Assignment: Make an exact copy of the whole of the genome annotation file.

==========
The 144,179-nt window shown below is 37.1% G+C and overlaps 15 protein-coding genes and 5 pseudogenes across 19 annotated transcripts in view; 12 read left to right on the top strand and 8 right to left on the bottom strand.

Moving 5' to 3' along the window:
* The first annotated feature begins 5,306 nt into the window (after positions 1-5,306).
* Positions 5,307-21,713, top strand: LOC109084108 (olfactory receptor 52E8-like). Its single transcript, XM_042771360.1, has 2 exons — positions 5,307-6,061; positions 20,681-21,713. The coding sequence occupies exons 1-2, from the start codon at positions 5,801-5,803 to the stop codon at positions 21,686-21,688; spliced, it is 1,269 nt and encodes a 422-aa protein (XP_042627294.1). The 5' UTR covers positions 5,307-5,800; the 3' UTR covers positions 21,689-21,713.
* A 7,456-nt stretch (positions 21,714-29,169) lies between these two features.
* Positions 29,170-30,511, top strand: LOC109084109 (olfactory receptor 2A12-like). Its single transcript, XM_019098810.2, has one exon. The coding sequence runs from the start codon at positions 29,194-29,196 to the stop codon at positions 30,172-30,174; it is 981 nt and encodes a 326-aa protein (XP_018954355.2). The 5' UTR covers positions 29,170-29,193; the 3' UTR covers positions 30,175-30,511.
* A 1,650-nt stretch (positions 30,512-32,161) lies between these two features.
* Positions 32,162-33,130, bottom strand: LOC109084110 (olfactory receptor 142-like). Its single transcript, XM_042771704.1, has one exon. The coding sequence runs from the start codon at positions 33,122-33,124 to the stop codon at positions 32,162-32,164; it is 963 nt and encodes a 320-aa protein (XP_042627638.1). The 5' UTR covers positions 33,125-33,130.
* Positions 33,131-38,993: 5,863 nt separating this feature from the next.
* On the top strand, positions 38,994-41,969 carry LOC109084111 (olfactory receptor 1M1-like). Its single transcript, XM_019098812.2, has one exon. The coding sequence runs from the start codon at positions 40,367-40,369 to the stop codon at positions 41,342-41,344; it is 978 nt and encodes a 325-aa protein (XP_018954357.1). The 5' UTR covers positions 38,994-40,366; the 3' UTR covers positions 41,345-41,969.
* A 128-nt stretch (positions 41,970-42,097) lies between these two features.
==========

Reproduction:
The 144,179-nt window shown below is 37.1% G+C and overlaps 15 protein-coding genes and 5 pseudogenes across 19 annotated transcripts in view; 12 read left to right on the top strand and 8 right to left on the bottom strand.

Moving 5' to 3' along the window:
* The first annotated feature begins 5,306 nt into the window (after positions 1-5,306).
* Positions 5,307-21,713, top strand: LOC109084108 (olfactory receptor 52E8-like). Its single transcript, XM_042771360.1, has 2 exons — positions 5,307-6,061; positions 20,681-21,713. The coding sequence occupies exons 1-2, from the start codon at positions 5,801-5,803 to the stop codon at positions 21,686-21,688; spliced, it is 1,269 nt and encodes a 422-aa protein (XP_042627294.1). The 5' UTR covers positions 5,307-5,800; the 3' UTR covers positions 21,689-21,713.
* A 7,456-nt stretch (positions 21,714-29,169) lies between these two features.
* Positions 29,170-30,511, top strand: LOC109084109 (olfactory receptor 2A12-like). Its single transcript, XM_019098810.2, has one exon. The coding sequence runs from the start codon at positions 29,194-29,196 to the stop codon at positions 30,172-30,174; it is 981 nt and encodes a 326-aa protein (XP_018954355.2). The 5' UTR covers positions 29,170-29,193; the 3' UTR covers positions 30,175-30,511.
* A 1,650-nt stretch (positions 30,512-32,161) lies between these two features.
* Positions 32,162-33,130, bottom strand: LOC109084110 (olfactory receptor 142-like). Its single transcript, XM_042771704.1, has one exon. The coding sequence runs from the start codon at positions 33,122-33,124 to the stop codon at positions 32,162-32,164; it is 963 nt and encodes a 320-aa protein (XP_042627638.1). The 5' UTR covers positions 33,125-33,130.
* Positions 33,131-38,993: 5,863 nt separating this feature from the next.
* On the top strand, positions 38,994-41,969 carry LOC109084111 (olfactory receptor 1M1-like). Its single transcript, XM_019098812.2, has one exon. The coding sequence runs from the start codon at positions 40,367-40,369 to the stop codon at positions 41,342-41,344; it is 978 nt and encodes a 325-aa protein (XP_018954357.1). The 5' UTR covers positions 38,994-40,366; the 3' UTR covers positions 41,345-41,969.
* A 128-nt stretch (positions 41,970-42,097) lies between these two features.